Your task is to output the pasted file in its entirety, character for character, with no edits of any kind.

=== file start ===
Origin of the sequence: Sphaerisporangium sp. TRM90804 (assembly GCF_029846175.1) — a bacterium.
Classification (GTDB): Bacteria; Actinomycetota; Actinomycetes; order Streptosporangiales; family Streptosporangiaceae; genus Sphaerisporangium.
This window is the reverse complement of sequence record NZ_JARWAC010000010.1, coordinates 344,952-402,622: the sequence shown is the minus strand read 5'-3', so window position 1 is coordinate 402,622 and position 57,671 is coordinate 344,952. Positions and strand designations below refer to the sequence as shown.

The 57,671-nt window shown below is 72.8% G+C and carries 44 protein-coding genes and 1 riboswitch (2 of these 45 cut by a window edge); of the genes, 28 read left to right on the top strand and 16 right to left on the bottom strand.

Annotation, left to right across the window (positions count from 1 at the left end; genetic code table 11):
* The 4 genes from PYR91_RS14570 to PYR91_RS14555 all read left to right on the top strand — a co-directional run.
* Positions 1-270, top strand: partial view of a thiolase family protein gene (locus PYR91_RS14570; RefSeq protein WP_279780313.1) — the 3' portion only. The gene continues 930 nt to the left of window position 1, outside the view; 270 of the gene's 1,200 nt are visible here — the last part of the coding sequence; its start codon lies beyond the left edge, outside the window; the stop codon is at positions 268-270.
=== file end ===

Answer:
Origin of the sequence: Sphaerisporangium sp. TRM90804 (assembly GCF_029846175.1) — a bacterium.
Classification (GTDB): Bacteria; Actinomycetota; Actinomycetes; order Streptosporangiales; family Streptosporangiaceae; genus Sphaerisporangium.
This window is the reverse complement of sequence record NZ_JARWAC010000010.1, coordinates 344,952-402,622: the sequence shown is the minus strand read 5'-3', so window position 1 is coordinate 402,622 and position 57,671 is coordinate 344,952. Positions and strand designations below refer to the sequence as shown.

The 57,671-nt window shown below is 72.8% G+C and carries 44 protein-coding genes and 1 riboswitch (2 of these 45 cut by a window edge); of the genes, 28 read left to right on the top strand and 16 right to left on the bottom strand.

Annotation, left to right across the window (positions count from 1 at the left end; genetic code table 11):
* The 4 genes from PYR91_RS14570 to PYR91_RS14555 all read left to right on the top strand — a co-directional run.
* Positions 1-270, top strand: partial view of a thiolase family protein gene (locus PYR91_RS14570; RefSeq protein WP_279780313.1) — the 3' portion only. The gene continues 930 nt to the left of window position 1, outside the view; 270 of the gene's 1,200 nt are visible here — the last part of the coding sequence; its start codon lies beyond the left edge, outside the window; the stop codon is at positions 268-270.